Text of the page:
The language of addiction

The language of addiction

Going in to treatment for an addiction can be a frightening, embarrassing, and frustrating process. One thing it does not have to be, however, is confusing. Most things that will happen should be clearly laid out and explained, some even before a person checks in to a treatment facility. There will be a lot of language thrown out there, that may or may not be familiar, and these words will be used frequently in treatment. Here’s some common terms and meaning in the language of addiction.

An addict is someone who is physically and/or psychologically addicted to a substance. With most substances the body eventually physically needs the substances to function “normally”. In cases where the body does not develop a physical need, the habit can become psychologically addicting. There are diagnostic criteria that need to be met for someone to be termed an addict.

Recovery is an important term. It is the time after a person has stopped using, and they are focusing on getting healthy again, changing unhelpful habits, and working to better themselves.

Relapse is when a person who has decided to stop using, but starts using again. There are often warning signs of relapse, actions, feelings, or events that often precede a person using again.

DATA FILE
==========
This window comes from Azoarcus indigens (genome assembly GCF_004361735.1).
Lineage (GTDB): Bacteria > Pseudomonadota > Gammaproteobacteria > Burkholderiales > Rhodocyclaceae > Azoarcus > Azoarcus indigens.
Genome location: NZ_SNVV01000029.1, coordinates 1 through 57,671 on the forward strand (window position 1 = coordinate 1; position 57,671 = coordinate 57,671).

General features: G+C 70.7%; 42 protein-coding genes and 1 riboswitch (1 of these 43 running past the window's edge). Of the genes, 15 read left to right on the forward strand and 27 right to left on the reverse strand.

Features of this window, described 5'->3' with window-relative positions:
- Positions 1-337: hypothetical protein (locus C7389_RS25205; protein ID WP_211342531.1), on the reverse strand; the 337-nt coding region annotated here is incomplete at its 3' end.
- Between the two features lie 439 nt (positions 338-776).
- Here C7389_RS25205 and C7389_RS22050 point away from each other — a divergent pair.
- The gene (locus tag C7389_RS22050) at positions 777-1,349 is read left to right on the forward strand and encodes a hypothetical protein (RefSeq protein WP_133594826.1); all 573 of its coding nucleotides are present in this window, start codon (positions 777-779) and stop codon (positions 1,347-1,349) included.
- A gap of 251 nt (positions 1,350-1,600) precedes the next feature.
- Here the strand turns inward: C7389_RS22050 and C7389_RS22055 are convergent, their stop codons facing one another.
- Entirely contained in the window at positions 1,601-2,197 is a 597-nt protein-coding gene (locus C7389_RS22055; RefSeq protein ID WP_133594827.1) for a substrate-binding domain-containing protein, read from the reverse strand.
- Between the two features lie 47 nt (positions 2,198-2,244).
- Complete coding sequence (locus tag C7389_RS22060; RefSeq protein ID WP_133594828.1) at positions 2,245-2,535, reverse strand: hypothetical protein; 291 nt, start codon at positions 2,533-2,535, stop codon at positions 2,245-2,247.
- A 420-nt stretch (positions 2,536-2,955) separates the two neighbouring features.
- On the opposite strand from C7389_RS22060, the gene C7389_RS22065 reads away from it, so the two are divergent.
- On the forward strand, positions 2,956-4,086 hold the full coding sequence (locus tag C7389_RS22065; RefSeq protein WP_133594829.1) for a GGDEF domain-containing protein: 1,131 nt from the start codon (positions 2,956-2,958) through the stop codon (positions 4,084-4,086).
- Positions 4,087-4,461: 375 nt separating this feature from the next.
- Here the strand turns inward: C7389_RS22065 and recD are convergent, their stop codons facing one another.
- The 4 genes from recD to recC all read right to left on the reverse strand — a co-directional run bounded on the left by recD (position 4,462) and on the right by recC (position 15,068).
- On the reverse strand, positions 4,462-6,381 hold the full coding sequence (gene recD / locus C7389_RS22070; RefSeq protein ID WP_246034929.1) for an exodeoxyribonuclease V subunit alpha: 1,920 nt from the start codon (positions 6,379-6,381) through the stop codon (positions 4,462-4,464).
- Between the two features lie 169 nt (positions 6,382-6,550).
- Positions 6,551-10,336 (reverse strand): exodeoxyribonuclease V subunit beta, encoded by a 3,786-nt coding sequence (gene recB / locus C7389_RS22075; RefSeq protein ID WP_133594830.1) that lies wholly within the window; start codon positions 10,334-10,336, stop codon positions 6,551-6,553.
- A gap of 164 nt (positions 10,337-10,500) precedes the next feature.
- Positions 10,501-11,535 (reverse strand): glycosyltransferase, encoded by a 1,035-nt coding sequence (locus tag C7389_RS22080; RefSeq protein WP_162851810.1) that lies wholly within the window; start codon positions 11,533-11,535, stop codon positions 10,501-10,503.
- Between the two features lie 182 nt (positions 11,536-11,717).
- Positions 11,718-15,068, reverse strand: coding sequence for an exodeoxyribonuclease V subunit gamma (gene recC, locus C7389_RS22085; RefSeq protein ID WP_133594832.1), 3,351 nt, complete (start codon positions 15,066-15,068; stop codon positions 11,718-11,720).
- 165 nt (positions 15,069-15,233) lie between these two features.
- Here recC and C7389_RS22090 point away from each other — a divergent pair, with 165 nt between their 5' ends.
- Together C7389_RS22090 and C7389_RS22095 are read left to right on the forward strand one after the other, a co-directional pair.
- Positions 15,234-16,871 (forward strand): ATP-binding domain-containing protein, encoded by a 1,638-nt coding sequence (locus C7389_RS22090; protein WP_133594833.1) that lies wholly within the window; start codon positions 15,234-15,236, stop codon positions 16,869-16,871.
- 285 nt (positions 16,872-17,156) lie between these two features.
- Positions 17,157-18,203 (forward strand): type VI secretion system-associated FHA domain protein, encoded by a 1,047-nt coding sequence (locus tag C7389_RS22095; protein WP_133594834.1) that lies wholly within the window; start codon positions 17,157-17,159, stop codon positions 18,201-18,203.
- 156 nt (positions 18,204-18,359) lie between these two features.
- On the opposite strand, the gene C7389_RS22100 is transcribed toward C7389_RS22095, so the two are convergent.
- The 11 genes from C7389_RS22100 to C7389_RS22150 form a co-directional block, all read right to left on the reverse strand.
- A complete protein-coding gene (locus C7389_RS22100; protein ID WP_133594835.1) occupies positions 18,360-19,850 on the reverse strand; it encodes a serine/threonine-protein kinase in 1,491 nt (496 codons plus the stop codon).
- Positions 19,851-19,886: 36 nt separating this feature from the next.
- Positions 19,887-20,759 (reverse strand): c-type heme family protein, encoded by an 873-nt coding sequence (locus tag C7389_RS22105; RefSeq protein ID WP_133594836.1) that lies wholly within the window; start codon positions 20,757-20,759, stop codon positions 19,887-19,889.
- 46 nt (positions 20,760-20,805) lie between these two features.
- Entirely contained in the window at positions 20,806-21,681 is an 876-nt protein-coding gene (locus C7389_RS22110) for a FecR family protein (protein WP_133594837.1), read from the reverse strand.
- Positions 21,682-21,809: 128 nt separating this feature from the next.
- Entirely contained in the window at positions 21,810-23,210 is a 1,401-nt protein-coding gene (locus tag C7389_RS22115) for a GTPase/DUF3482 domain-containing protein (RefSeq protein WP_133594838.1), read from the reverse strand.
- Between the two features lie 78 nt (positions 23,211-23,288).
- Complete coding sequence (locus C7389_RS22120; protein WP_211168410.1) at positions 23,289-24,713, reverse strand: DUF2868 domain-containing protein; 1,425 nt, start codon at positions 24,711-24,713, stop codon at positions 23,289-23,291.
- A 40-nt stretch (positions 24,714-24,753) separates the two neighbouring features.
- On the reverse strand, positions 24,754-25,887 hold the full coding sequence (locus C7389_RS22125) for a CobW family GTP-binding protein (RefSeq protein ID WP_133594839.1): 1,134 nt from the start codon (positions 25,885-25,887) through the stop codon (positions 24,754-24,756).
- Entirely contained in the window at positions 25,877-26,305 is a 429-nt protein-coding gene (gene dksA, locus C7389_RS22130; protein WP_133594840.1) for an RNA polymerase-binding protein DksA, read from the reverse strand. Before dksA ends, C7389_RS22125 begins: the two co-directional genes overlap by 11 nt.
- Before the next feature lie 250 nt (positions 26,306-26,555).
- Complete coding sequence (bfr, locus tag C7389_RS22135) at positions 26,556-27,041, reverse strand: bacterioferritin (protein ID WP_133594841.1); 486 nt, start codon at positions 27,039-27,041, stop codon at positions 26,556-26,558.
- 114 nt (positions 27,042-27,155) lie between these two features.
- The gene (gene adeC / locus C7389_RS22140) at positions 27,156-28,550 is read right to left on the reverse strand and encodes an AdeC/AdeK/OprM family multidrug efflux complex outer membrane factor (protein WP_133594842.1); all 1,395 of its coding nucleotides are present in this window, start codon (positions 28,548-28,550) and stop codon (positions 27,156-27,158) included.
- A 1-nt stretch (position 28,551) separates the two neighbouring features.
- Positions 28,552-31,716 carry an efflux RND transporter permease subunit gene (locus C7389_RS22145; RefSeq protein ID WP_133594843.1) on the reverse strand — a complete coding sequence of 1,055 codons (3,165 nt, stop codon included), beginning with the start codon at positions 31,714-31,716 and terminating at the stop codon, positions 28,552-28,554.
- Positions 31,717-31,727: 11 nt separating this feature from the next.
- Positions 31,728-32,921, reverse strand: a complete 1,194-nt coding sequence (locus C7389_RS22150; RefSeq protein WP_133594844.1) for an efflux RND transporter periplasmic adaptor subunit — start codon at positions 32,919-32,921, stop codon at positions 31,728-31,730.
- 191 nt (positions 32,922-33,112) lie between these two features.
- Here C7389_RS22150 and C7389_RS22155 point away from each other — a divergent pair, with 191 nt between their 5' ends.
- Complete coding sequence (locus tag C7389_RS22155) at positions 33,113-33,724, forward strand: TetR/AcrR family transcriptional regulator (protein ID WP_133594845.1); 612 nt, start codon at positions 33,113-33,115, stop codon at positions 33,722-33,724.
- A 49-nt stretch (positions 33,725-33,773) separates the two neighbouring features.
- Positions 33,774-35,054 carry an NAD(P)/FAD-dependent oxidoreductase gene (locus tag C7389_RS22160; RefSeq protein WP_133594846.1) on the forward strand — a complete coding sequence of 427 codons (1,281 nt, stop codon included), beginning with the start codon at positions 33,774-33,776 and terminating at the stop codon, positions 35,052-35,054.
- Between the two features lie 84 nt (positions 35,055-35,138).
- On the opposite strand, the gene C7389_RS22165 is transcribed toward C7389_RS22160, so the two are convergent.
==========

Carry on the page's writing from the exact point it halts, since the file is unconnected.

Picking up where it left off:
Triggers are the things, sometimes events or feelings, that put a person in recovery in danger of relapse. For example, going to a bar is often a trigger to someone with an alcohol addiction.

Enabling, or an enabler, are common terms used in substance abuse treatment. In an addict’s life, there are often people around that intentionally or unintentionally help the addict continue using. This is called enabling. An example would be a wife calling her husband’s work saying he is sick, when in reality he is still drunk. The wife would be considered enabling his bad behavior.

These are just some of the more common terms that a person may hear when in treatment for an addiction. If ever there is a term you or someone you love hears while in treatment, that you do not understand, please always ask for a simple explanation. The more you know, the more likely treatment and recovery will be successful.

College of Allied Educators offers our Advanced Diploma in Counselling Psychology programme, training you  to help yourself and others towards a happier life by breaking away from destructive habits and thoughts and developing new, more beneficial ones.

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